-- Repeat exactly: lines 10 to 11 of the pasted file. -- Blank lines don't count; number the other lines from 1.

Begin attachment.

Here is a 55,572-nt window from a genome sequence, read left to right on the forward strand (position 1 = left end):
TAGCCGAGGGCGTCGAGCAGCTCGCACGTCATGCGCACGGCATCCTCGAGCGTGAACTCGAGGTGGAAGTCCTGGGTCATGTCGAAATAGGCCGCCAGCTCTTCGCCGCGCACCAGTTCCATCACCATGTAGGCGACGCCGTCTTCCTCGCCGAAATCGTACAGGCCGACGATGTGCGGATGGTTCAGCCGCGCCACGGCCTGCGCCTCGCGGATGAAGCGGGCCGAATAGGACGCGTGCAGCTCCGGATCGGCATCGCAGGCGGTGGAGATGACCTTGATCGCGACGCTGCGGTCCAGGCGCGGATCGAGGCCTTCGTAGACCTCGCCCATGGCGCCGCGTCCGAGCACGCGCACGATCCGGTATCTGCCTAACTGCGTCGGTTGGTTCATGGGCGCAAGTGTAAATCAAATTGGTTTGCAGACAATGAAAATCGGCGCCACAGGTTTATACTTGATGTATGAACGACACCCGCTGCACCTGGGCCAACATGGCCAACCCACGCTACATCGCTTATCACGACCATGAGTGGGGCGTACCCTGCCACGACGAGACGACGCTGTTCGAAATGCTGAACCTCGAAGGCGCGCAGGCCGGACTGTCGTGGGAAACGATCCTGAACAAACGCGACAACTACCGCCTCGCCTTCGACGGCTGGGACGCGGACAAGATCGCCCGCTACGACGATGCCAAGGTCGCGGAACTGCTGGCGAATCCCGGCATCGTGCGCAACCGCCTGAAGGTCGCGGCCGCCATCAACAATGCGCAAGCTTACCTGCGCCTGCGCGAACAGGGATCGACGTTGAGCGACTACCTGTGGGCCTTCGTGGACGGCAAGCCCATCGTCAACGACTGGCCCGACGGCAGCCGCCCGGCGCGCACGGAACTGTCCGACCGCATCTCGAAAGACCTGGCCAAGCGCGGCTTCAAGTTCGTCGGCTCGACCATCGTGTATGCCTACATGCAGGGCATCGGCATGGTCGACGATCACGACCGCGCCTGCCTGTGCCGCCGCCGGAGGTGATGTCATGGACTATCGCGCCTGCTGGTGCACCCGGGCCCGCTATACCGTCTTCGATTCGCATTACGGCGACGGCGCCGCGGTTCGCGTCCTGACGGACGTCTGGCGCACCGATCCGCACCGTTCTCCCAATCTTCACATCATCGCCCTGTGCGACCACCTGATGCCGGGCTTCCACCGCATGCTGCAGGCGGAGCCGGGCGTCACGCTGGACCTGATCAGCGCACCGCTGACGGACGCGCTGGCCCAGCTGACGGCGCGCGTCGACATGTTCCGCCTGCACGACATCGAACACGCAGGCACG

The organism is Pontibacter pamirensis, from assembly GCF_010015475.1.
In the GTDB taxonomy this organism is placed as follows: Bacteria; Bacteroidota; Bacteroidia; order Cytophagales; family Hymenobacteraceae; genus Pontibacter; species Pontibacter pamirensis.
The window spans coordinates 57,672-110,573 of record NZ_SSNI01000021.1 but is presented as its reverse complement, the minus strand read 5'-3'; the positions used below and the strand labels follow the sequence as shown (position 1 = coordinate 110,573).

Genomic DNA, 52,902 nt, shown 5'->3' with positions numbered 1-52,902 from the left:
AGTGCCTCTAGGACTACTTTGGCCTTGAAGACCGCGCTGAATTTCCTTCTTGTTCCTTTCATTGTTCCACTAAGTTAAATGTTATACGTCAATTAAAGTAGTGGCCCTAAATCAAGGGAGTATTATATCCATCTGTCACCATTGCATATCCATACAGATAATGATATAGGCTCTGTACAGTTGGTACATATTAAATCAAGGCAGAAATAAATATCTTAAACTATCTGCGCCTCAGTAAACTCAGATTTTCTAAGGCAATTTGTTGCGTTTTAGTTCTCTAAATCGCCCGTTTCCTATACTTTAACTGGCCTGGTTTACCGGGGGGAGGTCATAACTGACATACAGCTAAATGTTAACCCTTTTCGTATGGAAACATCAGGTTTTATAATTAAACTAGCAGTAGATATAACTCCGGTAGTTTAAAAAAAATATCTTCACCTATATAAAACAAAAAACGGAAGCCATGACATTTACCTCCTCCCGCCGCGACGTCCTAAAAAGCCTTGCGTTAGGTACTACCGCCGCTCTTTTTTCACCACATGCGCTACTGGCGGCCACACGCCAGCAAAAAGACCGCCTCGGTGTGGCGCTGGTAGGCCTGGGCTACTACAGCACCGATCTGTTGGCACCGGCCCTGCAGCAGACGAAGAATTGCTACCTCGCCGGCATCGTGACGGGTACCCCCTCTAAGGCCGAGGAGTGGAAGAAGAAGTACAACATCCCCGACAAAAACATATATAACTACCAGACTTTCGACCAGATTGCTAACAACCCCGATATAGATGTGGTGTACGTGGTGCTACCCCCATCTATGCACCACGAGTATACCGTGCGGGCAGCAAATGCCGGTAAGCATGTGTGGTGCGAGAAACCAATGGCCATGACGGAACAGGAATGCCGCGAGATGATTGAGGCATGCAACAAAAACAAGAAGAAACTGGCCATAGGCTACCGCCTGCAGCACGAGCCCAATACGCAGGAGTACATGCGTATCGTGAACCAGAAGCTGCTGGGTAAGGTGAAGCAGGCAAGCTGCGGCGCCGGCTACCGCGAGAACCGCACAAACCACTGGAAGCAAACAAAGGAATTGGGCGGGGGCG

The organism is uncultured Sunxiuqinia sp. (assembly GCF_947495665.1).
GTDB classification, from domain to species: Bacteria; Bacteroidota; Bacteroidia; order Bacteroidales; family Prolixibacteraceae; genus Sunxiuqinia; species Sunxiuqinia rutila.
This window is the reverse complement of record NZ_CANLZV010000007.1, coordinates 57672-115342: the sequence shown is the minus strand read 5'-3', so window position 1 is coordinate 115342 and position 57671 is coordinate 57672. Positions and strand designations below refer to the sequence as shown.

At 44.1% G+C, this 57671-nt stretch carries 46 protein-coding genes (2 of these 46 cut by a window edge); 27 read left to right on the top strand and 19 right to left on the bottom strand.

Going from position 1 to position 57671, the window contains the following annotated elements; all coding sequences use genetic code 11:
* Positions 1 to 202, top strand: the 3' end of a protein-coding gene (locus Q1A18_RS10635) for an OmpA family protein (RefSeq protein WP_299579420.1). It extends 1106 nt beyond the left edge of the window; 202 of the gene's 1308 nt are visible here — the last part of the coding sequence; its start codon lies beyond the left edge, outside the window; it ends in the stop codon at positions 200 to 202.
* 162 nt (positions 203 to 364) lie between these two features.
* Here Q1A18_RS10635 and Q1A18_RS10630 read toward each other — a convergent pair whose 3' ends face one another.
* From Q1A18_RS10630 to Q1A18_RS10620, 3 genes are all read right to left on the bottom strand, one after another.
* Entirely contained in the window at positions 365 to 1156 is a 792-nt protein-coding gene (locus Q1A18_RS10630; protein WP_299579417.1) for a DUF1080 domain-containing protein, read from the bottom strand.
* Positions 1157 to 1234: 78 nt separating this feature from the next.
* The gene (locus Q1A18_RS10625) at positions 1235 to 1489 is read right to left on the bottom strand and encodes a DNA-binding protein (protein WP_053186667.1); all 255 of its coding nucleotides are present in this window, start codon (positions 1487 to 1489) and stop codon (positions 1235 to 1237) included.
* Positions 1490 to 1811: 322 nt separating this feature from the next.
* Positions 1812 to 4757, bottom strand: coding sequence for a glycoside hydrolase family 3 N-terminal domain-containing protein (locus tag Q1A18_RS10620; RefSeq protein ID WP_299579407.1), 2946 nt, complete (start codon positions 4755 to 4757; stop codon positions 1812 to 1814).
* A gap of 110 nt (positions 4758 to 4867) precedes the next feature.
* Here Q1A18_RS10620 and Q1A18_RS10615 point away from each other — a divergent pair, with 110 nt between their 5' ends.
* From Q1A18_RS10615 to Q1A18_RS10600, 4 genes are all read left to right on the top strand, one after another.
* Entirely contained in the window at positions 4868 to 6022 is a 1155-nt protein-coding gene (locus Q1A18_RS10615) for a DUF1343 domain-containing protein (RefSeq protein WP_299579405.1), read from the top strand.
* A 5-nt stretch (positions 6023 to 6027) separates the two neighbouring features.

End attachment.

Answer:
This window is the reverse complement of record NZ_CANLZV010000007.1, coordinates 57672-115342: the sequence shown is the minus strand read 5'-3', so window position 1 is coordinate 115342 and position 57671 is coordinate 57672. Positions and strand designations below refer to the sequence as shown.

At 44.1% G+C, this 57671-nt stretch carries 46 protein-coding genes (2 of these 46 cut by a window edge); 27 read left to right on the top strand and 19 right to left on the bottom strand.